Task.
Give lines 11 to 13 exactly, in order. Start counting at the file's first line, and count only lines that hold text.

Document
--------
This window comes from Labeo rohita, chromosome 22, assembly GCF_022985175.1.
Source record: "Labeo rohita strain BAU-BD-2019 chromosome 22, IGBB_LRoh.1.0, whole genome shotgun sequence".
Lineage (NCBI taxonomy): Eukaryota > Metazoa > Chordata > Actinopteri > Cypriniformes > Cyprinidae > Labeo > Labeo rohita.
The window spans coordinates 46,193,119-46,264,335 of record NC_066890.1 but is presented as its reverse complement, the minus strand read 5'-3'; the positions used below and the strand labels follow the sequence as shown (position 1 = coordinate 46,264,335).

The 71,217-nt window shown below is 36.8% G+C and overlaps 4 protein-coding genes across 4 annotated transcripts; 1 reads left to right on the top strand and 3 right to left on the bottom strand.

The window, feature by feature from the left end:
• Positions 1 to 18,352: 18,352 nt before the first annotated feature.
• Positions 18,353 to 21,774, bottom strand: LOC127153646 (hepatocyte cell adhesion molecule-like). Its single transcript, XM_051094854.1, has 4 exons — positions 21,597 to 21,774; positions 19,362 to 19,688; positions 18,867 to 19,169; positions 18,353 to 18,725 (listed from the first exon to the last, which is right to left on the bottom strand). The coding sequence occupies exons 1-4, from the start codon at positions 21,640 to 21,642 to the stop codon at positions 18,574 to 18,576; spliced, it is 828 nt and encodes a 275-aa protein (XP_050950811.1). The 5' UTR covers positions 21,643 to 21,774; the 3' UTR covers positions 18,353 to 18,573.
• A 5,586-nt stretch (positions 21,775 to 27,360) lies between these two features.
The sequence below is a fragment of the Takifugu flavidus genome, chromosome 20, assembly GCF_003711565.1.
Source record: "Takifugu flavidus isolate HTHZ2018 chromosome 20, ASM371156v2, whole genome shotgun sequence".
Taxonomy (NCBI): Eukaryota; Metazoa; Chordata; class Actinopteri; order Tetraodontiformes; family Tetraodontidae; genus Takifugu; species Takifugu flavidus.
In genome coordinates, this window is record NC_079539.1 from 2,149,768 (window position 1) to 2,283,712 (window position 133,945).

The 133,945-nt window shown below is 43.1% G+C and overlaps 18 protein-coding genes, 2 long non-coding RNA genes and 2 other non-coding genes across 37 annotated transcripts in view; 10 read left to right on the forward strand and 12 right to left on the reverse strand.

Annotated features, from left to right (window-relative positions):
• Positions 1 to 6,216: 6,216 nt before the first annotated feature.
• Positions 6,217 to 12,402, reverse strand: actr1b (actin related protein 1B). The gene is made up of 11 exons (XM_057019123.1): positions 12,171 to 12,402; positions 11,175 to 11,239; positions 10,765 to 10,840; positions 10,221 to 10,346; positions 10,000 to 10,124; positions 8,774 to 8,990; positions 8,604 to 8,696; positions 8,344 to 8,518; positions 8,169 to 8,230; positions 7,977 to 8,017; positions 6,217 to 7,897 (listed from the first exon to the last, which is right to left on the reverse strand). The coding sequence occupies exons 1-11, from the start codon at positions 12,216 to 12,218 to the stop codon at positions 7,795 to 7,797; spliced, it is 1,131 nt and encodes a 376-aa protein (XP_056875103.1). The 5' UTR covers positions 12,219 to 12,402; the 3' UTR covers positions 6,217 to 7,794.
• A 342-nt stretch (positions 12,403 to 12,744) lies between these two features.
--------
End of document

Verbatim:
Source record: "Takifugu flavidus isolate HTHZ2018 chromosome 20, ASM371156v2, whole genome shotgun sequence".
Taxonomy (NCBI): Eukaryota; Metazoa; Chordata; class Actinopteri; order Tetraodontiformes; family Tetraodontidae; genus Takifugu; species Takifugu flavidus.
In genome coordinates, this window is record NC_079539.1 from 2,149,768 (window position 1) to 2,283,712 (window position 133,945).